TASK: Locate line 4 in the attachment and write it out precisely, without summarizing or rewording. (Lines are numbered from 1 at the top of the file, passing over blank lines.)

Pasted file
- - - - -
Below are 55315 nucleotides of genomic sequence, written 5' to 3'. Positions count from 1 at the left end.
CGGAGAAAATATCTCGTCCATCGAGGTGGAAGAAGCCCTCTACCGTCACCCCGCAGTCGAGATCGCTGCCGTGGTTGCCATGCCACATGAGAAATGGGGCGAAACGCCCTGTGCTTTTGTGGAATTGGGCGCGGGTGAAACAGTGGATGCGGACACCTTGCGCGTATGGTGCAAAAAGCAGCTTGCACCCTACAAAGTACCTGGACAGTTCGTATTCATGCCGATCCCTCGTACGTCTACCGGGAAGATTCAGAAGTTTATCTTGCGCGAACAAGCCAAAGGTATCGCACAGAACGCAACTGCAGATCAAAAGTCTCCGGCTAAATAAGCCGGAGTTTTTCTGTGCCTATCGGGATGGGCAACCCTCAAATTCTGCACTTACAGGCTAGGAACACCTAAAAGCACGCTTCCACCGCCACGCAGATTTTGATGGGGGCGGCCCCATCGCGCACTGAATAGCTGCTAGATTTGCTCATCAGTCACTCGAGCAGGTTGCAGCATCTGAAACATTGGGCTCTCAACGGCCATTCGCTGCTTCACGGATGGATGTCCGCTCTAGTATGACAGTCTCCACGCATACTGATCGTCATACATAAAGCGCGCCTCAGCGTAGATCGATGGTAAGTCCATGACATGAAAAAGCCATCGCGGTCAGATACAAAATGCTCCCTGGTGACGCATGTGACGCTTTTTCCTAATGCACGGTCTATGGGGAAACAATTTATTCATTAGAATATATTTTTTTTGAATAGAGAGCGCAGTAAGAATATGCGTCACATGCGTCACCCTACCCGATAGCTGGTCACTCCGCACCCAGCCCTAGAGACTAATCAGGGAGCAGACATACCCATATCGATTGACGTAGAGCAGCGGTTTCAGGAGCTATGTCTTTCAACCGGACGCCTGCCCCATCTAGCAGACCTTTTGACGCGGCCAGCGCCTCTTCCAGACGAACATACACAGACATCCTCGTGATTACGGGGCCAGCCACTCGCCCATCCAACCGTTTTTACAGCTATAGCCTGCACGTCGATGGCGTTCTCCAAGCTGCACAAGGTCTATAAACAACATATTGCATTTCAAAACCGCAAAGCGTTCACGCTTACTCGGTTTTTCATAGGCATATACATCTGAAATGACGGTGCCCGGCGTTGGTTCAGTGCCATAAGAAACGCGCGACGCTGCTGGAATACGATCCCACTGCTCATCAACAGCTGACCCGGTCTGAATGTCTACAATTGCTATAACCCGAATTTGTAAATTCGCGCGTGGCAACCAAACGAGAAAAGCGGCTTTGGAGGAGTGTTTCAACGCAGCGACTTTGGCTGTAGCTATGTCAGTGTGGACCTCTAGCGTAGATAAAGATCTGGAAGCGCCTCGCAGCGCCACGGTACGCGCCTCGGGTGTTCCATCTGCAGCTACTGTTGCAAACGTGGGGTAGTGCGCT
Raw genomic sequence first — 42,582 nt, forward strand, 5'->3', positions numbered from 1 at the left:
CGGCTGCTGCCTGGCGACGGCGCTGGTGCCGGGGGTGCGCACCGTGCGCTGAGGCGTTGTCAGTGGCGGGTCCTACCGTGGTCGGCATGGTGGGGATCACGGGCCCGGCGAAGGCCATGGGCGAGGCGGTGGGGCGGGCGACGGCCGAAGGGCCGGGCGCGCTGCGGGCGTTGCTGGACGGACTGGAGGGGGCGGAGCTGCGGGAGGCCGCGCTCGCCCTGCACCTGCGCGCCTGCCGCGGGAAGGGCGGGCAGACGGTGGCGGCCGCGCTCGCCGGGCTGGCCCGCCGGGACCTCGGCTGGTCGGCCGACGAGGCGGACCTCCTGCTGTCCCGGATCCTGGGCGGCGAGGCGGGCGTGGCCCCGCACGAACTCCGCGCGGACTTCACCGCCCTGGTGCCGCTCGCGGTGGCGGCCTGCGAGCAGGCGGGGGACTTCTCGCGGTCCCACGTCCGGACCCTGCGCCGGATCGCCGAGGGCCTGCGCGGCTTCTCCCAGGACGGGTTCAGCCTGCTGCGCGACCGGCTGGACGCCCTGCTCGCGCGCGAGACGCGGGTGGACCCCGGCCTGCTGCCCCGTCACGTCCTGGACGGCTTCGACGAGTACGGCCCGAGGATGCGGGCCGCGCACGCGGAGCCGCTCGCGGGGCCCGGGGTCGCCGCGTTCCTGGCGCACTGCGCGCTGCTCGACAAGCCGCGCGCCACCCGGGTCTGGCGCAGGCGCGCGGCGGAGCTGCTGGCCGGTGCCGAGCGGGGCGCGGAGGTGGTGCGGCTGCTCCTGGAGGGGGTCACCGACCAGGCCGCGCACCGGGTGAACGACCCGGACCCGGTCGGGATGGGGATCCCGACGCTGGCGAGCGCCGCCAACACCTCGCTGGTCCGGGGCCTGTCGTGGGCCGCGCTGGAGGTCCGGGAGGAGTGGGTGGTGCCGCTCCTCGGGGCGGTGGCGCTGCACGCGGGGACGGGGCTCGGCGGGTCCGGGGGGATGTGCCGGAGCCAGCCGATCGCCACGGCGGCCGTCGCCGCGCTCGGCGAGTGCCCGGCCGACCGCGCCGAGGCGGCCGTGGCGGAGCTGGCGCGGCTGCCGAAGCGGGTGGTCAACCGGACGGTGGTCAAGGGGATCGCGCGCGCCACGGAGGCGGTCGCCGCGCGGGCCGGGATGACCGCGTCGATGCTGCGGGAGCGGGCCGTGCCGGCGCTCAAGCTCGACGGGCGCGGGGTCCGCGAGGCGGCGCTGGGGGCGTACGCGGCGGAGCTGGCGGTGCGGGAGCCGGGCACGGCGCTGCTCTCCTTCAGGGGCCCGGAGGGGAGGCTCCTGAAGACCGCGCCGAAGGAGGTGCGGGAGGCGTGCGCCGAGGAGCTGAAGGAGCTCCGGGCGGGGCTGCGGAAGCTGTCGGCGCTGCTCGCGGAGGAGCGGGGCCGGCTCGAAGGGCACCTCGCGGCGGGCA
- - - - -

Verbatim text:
CGGCTGCTGCCTGGCGACGGCGCTGGTGCCGGGGGTGCGCACCGTGCGCTGAGGCGTTGTCAGTGGCGGGTCCTACCGTGGTCGGCATGGTGGGGATCACGGGCCCGGCGAAGGCCATGGGCGAGGCGGTGGGGCGGGCGACGGCCGAAGGGCCGGGCGCGCTGCGGGCGTTGCTGGACGGACTGGAGGGGGCGGAGCTGCGGGAGGCCGCGCTCGCCCTGCACCTGCGCGCCTGCCGCGGGAAGGGCGGGCAGACGGTGGCGGCCGCGCTCGCCGGGCTGGCCCGCCGGGACCTCGGCTGGTCGGCCGACGAGGCGGACCTCCTGCTGTCCCGGATCCTGGGCGGCGAGGCGGGCGTGGCCCCGCACGAACTCCGCGCGGACTTCACCGCCCTGGTGCCGCTCGCGGTGGCGGCCTGCGAGCAGGCGGGGGACTTCTCGCGGTCCCACGTCCGGACCCTGCGCCGGATCGCCGAGGGCCTGCGCGGCTTCTCCCAGGACGGGTTCAGCCTGCTGCGCGACCGGCTGGACGCCCTGCTCGCGCGCGAGACGCGGGTGGACCCCGGCCTGCTGCCCCGTCACGTCCTGGACGGCTTCGACGAGTACGGCCCGAGGATGCGGGCCGCGCACGCGGAGCCGCTCGCGGGGCCCGGGGTCGCCGCGTTCCTGGCGCACTGCGCGCTGCTCGACAAGCCGCGCGCCACCCGGGTCTGGCGCAGGCGCGCGGCGGAGCTGCTGGCCGGTGCCGAGCGGGGCGCGGAGGTGGTGCGGCTGCTCCTGGAGGGGGTCACCGACCAGGCCGCGCACCGGGTGAACGACCCGGACCCGGTCGGGATGGGGATCCCGACGCTGGCGAGCGCCGCCAACACCTCGCTGGTCCGGGGCCTGTCGTGGGCCGCGCTGGAGGTCCGGGAGGAGTGGGTGGTGCCGCTCCTCGGGGCGGTGGCGCTGCACGCGGGGACGGGGCTCGGCGGGTCCGGGGGGATGTGCCGGAGCCAGCCGATCGCCACGGCGGCCGTCGCCGCGCTCGGCGAGTGCCCGGCCGACCGCGCCGAGGCGGCCGTGGCGGAGCTGGCGCGGCTGCCGAAGCGGGTGGTCAACCGGACGGTGGTCAAGGGGATCGCGCGCGCCACGGAGGCGGTCGCCGCGCGGGCCGGGATGACCGCGTCGATGCTGCGGGAGCGGGCCGTGCCGGCGCTCAAGCTCGACGGGCGCGGGGTCCGCGAGGCGGCGCTGGGGGCGTACGCGGCGGAGCTGGCGGTGCGGGAGCCGGGCACGGCGCTGCTCTCCTTCAGGGGCCCGGAGGGGAGGCTCCTGAAGACCGCGCCGAAGGAGGTGCGGGAGGCGTGCGCCGAGGAGCTGAAGGAGCTCCGGGCGGGGCTGCGGAAGCTGTCGGCGCTGCTCGCGGAGGAGCGGGGCCGGCTCGAAGGGCACCTCGCGGCGGGCA